In this context, five individuals with long histories of black activism began to have discussions about the future of the black left: Barbara Ransby, Abdul Alkalimat, Bill Fletcher, Leith Mullings, and myself. We come from diverse political backgrounds and organizational affiliations: democratic socialism, Marxism-Leninism, radical feminism, left-wing trade unionism. We saw in our ideological diversity the possibility of bringing together others who shared our disparate histories and experiences. On March 1, 1997, the five of us convened an informal summit in Chicago of 35 people from around the country to discuss what to do. Participants included long-time political activists General Baker, Jarvis Tyner, and Jerome Scott; radical scholars Cornel West, Adolph Reed, Rose Brewer, Bill Strickland and Cathy Cohen; and radical journalists Salim Muwakkil, Herb Boyd and Lou Turner.

We all agreed that a national conference of black radicals should be held. We concurred that we should not attempt to establish a new political organization, but instead find ways to encourage coalition building and joint activities among existing groups. To define the ideological ballpark for participation and working relationships, a Principles of Unity statement was adopted. By unanimous vote, we agreed to call this new project the Black Radical Congress. Everyone who attended the Chicago meeting became members of what was called the National Continuations Committee and the five original conveners (Ransby, Alkalimat, Fletcher, Mullings and myself) were named the BRC Coordinating Committee.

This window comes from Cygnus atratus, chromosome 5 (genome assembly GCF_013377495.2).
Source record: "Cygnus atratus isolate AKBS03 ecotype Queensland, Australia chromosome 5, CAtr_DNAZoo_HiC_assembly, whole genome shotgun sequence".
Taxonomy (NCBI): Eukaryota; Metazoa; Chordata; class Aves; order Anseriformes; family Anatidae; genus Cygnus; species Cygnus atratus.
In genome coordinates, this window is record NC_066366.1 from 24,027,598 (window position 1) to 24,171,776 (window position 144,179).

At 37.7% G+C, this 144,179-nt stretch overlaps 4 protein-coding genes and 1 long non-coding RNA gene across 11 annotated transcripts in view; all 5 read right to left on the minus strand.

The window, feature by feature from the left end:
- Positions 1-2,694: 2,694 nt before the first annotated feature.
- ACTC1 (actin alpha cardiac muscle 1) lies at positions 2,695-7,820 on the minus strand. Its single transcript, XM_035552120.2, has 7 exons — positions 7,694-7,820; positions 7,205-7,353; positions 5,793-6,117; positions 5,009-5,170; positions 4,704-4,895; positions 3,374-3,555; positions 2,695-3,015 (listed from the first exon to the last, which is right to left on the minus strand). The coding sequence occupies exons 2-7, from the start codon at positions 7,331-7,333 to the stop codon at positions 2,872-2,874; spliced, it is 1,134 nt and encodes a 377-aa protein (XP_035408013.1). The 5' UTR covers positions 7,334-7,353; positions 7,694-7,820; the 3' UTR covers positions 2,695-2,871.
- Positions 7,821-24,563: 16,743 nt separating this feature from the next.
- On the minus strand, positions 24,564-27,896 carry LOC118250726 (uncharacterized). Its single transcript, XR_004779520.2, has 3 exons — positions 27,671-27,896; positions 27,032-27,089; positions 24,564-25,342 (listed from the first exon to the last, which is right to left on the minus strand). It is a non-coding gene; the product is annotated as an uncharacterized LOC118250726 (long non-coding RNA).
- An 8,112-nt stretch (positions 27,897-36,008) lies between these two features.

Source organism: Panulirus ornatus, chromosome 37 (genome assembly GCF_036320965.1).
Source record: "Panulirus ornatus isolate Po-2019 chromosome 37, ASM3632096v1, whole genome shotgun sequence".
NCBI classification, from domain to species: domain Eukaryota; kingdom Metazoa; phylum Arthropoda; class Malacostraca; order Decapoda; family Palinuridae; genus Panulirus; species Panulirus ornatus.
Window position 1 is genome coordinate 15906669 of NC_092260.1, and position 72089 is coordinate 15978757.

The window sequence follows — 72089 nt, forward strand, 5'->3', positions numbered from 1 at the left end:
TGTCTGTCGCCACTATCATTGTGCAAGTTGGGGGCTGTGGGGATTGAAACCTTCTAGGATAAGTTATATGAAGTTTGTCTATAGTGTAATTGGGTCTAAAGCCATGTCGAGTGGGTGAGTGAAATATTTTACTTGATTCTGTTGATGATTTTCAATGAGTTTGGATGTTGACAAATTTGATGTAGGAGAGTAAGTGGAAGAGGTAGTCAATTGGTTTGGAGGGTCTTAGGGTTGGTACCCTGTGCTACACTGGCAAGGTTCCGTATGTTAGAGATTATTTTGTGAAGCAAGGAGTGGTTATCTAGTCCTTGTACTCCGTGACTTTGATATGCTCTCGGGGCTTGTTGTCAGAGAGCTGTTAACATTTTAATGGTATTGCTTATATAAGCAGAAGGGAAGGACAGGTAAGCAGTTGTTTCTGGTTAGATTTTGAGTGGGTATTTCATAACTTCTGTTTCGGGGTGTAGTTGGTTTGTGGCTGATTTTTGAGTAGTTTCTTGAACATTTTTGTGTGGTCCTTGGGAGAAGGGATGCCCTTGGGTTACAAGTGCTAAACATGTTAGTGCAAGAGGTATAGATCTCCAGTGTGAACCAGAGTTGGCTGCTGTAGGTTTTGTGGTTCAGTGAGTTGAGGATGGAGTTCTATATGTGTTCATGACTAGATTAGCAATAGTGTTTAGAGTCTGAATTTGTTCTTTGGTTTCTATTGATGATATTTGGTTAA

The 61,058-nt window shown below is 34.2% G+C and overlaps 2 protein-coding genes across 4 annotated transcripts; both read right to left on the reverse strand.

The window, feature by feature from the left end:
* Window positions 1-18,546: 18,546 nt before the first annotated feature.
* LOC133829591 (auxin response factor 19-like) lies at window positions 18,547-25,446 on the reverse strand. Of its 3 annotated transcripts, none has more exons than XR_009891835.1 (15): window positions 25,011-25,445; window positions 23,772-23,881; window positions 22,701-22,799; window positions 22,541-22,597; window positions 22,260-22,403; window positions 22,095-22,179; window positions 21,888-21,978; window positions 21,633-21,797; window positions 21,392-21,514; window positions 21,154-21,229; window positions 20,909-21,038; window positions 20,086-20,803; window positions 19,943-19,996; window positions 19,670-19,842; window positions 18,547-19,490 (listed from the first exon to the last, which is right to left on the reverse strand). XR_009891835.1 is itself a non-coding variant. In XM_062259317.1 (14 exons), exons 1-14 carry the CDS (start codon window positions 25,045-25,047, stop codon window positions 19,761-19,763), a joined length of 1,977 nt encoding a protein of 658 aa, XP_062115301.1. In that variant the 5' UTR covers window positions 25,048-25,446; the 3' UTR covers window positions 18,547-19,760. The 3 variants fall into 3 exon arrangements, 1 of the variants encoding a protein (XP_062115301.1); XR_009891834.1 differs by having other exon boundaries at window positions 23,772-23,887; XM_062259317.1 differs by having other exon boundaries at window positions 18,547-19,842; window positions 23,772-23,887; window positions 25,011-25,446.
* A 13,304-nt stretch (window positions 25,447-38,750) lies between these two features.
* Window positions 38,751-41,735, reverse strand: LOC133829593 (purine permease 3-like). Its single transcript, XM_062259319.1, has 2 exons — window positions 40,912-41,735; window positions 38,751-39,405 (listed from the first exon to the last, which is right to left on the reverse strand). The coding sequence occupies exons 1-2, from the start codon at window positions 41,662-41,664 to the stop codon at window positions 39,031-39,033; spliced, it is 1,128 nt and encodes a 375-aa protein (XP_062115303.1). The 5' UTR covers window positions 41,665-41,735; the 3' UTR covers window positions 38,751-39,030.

In May 1997, an expanded National Continuations Committee decided to hold the Black Radical Congress in Chicago on June 19, 1998.

The date was selected for its historical symbolism, as "Juneteenth" marks the end of slavery in parts of the South. By December, local organizing committees (LOCs) had been established in Chicago and New York. LOCs have also been initiated or planned in the San Francisco Bay Area, Los Angeles, Raleigh-Durham, Washington D.C., Cleveland, St. Louis, Philadelphia, and Detroit. To date, about 250 people have actively participated in BRC national and local meetings.